By Tara Katir
Most people have heard of vaastu, the ancient Indian art of house layout and placement, or at least its popular Chinese counterpart, feng shui. But let’s face it–most people can’t afford to tear down their house and build an ideal house in perfect harmony with nature and the five elements. Even so, there are many things that can be done. Vaastu, The Indian Art of Placement, by Rohit Arya (119 pages, Destiny Books, us$12.95) tackles the complex art of vaastu in a simple, practical and easy-to-understand way. Whether you are selecting land, building a house, remodeling or moving in, this book has flexible guidelines so you can apply vaastu principles to create a personal environment that promotes peace, harmony and health. Vaastu is based on the square–the builder’s most auspicious shape–and the four directions. Tips are up-to-date with modern life and include advice on placement of computers in an office building, and dealing with overhead powerlines. Also discussed is a comparison between vaastu and feng shui. The author, Rohit Arya, is a professional journalist and art critic who lives in Mumbai, India.
Destiny Books, One Park Street, Rochester, Vermont 05767 USA. web: www.innertraditions.com.
When asked by a devotee how she can tirelessly give darshan for up to 17 hours for hundreds of people, Mata Amritanandamayi Devi declared, “Where there is love, there is no effort.” The extraordinary life of this modern-day saint has been lovingly chronicled in River of Love, A Documentary Drama on the Life of Ammachi (78 minutes, Mystic Fire Video, us$29.98). Producer Sridhar Steven Silberfein and Michael Tobias, who is an award-winning producer and director, have made a beautiful and sensitive docudrama of this saintly woman. Ammachi’s early life was depicted by ashram residents who felt this a unique and blessed opportunity. “We had no script, no professional actors–all our locations were in and around the ashram–and we shot the whole movie in 11 days,” recalled Silberfein. Ammachi’s life unfolds through her early life in the sleepy Kerala fishing village, interspersed with interviews from her mother and father. Her parents and siblings declared that Ammachi, then known as Sudhamani, was not your usual child. Absorbed in God consciousness from an early age, Sudhamani’s behavior was considered nonconformist and outrageous by her family and the villagers. Staying up all night singing to Krishna and dancing in ecstasy on the beach, only to fall asleep at daybreak under a palm tree did not make her parents happy at the time. But Sudhamani was undeterred regardless of the punishments meted out. Her family noticed the unusual relationship she has with animals, as they seem to understand Sudhamani’s God intoxication more than other people. In a striking interview given by her grandmother, she relates how one day, while plucking flowers, she encountered a cobra and yelled for help. Sudhamani came running and spoke to the snake, telling him this was her grandmother and not to harm her. Touching testimonials from Ammachi’s sannyasins and devotees paint a loving picture of Amma’s life-changing darshan. Her 30 years of service has produced a beautiful ashram in Amritapuri, 17 charitable projects which include schools, housing for the poor and an 800-bed, high-tech hospital where medical care is free. Unconditional love pours from Ammachi during her interviews in the film as she declares, “The difficulty is not to express love…love is the nature of human beings.” This is a must-see, heart-melting video for all ages.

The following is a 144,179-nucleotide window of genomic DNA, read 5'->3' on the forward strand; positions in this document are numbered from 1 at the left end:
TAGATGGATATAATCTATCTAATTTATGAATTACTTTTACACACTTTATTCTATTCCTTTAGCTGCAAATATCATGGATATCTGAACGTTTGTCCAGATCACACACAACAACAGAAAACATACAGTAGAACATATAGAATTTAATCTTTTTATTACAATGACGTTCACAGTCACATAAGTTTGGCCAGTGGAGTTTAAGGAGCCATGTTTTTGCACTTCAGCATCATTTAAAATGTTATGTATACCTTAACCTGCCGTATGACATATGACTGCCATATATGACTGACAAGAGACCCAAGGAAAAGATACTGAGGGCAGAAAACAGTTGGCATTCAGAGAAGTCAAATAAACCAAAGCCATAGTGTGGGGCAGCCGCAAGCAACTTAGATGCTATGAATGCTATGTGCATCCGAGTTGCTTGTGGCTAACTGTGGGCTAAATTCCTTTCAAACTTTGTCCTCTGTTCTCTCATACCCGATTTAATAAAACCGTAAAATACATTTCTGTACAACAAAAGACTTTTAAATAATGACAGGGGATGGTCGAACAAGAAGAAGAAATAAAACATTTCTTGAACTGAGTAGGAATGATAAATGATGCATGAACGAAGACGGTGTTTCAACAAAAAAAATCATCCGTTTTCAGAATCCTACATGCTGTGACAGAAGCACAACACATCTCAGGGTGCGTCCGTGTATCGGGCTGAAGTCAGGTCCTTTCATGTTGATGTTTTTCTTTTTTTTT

River of Love, a Documentary Drama on the Life of Ammachi, Mystic Fire Video, PO. Box 422, New York, New York 10012, PH 212.941.1443
Here are two small yet potent books: Seventy Sacred Stanzas from Tirumular’s Tirumantira Malai by Dr. Sangaratna S. M. Ponniah (75 pages, Sanathana Dharma Publications, us$10.00) is a collection of 70 verses in both Tamil and English from the Tirumantiram, an ancient treasure of mystical writing. The Book of Compassion, compiled by Pramoda Chitrabhanu and Pravin K. Shah (60 pages, Jain Study Center of North Carolina, us$1.00 or free on web), is a compelling collection of articles about nonviolence and animals made especially for the Jain community.
sanathana dharma publications, 15 Lintang Besi, off Jalan Melawis, 41000 Klang, Selangor, Malaysia. PH: 603.5518.5014
Jain Study Center of North Carolina 509 Carriage Wood Circle, Raleigh, North Carolina 27607 USA. web: www.jainism.org. email: email@example.com.